BBC Autos

The Roundabout Blog

Can Joe Eberhardt make Jaguar roar in North America?

About the author

Deputy editor of BBC Autos, Jonathan was formerly the editor of The New York Times' Wheels blog. His automotive writing has appeared in The New York Times, The Los Angeles Times Magazine, Details, Surface, Intersection and Design Observer. He has an affinity for the Citroën DS and Toyota pickup trucks of the early 1990s.

(Jaguar Land Rover)

(Jaguar Land Rover)

The axiom “Don’t mess with a good thing” is seldom heard in the car business, and with good reason.

A few extra horses, a couple extra miles per gallon or a clutch of underserved consumers are always lurking out there, tempting those with the resolve and resources to go after them. For car brands, contentment is the kiss of death.

This makes the appointment of a new president at Jaguar Land Rover North America (JLR) an interesting study. Joachim (Joe) Eberhardt joins a company in ascendance, with its two brands having combined for 21% year-on-year-growth through November 2013. Adding a V6 option and all-wheel drive to its XF and XJ sedans – saying nothing of the introduction of the F-Type roadster – has helped goose Jaguar sales to the tune of 40% in that period. Tinkering with a proven formula might not typically figure on an incoming executive’s to-do list, but Eberhardt sees no choice.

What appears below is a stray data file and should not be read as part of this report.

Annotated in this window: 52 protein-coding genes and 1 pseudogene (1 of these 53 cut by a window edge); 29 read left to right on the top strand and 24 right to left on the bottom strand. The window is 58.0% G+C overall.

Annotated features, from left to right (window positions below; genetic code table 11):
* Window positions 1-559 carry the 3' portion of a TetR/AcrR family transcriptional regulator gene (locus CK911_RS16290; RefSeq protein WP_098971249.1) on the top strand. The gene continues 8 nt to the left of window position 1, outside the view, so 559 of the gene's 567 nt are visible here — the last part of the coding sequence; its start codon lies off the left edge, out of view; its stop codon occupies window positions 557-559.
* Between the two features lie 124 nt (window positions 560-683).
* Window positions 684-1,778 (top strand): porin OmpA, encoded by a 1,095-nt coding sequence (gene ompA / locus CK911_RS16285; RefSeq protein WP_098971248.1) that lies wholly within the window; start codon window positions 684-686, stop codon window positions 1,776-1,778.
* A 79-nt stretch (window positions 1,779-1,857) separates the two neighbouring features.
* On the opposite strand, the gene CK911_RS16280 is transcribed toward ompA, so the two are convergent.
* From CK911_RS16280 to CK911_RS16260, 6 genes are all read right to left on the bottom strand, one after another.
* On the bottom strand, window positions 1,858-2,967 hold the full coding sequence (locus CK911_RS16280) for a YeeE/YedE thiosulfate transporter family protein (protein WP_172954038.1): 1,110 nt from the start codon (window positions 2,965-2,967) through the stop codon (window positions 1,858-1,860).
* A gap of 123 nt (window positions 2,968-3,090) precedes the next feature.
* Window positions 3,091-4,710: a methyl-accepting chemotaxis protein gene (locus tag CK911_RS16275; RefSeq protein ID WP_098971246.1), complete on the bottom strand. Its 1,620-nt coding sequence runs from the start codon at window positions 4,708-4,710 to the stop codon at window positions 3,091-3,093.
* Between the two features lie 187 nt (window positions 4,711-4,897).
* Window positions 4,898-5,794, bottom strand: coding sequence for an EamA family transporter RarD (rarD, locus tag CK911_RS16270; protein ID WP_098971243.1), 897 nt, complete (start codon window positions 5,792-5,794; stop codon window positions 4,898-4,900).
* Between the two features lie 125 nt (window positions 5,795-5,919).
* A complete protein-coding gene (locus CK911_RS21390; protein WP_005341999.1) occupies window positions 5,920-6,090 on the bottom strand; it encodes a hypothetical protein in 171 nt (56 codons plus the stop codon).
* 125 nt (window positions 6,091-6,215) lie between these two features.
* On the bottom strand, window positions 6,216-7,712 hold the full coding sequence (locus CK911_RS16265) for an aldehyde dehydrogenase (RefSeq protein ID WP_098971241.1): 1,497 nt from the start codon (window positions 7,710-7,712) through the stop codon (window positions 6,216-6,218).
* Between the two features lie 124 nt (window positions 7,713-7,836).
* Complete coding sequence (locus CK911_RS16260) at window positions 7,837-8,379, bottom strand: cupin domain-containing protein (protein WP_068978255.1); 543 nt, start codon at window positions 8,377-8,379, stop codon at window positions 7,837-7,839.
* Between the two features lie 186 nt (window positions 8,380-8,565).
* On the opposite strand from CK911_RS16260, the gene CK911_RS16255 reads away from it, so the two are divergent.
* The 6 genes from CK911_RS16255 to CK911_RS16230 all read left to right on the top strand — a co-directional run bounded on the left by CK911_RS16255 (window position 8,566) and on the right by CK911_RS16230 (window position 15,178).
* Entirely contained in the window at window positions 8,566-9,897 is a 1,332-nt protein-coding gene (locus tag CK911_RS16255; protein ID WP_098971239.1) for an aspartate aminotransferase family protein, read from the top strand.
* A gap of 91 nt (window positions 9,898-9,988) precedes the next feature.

“The future product portfolio will have to build on those successes,” he said in a telephone interview. “The first and most important thing, though, is that you’re authentic and faithful to your brand promise.”

Eberhardt re-enters the auto executive firmament after a few years out of the limelight. He previously held leadership positions at Mercedes-Benz and Chrysler, including some overlap when Daimler, Mercedes’s parent, operated as a merged company with Chrysler Group. It was under Eberhardt’s watch that Chrysler was purchased by a venture capital group, before its 2009 bankruptcy and 2010 purchase by Fiat Group.

Eberhardt said Mercedes offered a ready template for Jaguar Land Rover as it worked to broaden its North American footprint. “Way back when, Mercedes was not such a large part of the market,” he said. “I think our situation is quite similar.” To put the two companies’ positions in perspective, Mercedes-Benz USA will ship more than 300,000 units in 2013, while Jaguar will sell fewer than 20,000.

The British marque is indeed an outlier, but with new products in development such as a sport crossover based on the C-X17 Concept as well as a compact sedan, the brand’s product portfolio is expected to do some heavy lifting in coming years. The challenge, as Eberhardt sees it, is deepening the product offering without diluting what distinguishes Jaguar from its competitors.

“That otherness is one of the key differentiators,” he said. “That Britishness, that playfulness. You must be able to preserve that. And successful brands solve that conundrum effectively.”